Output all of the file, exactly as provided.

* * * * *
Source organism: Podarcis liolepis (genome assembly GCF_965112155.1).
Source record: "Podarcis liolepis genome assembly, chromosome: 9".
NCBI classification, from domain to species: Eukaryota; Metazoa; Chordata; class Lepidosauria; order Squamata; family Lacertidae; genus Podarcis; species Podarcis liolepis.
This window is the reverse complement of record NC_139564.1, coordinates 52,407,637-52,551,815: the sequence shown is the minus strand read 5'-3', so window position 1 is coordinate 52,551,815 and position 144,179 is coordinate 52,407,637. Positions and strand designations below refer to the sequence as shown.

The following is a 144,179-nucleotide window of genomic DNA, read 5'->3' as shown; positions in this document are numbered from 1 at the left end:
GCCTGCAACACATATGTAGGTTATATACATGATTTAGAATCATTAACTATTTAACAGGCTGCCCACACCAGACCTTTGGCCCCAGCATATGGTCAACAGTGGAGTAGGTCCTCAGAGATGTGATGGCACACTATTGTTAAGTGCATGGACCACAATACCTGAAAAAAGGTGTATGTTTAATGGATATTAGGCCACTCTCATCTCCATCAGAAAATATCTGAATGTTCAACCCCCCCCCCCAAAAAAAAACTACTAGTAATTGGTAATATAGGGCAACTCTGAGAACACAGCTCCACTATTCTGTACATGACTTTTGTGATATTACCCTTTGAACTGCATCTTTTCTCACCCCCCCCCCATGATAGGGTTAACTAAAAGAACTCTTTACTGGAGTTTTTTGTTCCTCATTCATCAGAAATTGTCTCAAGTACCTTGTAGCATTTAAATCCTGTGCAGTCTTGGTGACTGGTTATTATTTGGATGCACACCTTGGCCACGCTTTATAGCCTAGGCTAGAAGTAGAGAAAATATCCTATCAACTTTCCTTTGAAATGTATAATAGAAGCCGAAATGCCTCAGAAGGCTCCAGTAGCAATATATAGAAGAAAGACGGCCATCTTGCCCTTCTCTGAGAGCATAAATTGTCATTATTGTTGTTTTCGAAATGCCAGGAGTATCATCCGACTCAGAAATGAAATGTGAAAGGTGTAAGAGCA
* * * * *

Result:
Source organism: Podarcis liolepis (genome assembly GCF_965112155.1).
Source record: "Podarcis liolepis genome assembly, chromosome: 9".
NCBI classification, from domain to species: Eukaryota; Metazoa; Chordata; class Lepidosauria; order Squamata; family Lacertidae; genus Podarcis; species Podarcis liolepis.
This window is the reverse complement of record NC_139564.1, coordinates 52,407,637-52,551,815: the sequence shown is the minus strand read 5'-3', so window position 1 is coordinate 52,551,815 and position 144,179 is coordinate 52,407,637. Positions and strand designations below refer to the sequence as shown.

The following is a 144,179-nucleotide window of genomic DNA, read 5'->3' as shown; positions in this document are numbered from 1 at the left end:
GCCTGCAACACATATGTAGGTTATATACATGATTTAGAATCATTAACTATTTAACAGGCTGCCCACACCAGACCTTTGGCCCCAGCATATGGTCAACAGTGGAGTAGGTCCTCAGAGATGTGATGGCACACTATTGTTAAGTGCATGGACCACAATACCTGAAAAAAGGTGTATGTTTAATGGATATTAGGCCACTCTCATCTCCATCAGAAAATATCTGAATGTTCAACCCCCCCCCCCAAAAAAAAACTACTAGTAATTGGTAATATAGGGCAACTCTGAGAACACAGCTCCACTATTCTGTACATGACTTTTGTGATATTACCCTTTGAACTGCATCTTTTCTCACCCCCCCCCCATGATAGGGTTAACTAAAAGAACTCTTTACTGGAGTTTTTTGTTCCTCATTCATCAGAAATTGTCTCAAGTACCTTGTAGCATTTAAATCCTGTGCAGTCTTGGTGACTGGTTATTATTTGGATGCACACCTTGGCCACGCTTTATAGCCTAGGCTAGAAGTAGAGAAAATATCCTATCAACTTTCCTTTGAAATGTATAATAGAAGCCGAAATGCCTCAGAAGGCTCCAGTAGCAATATATAGAAGAAAGACGGCCATCTTGCCCTTCTCTGAGAGCATAAATTGTCATTATTGTTGTTTTCGAAATGCCAGGAGTATCATCCGACTCAGAAATGAAATGTGAAAGGTGTAAGAGCA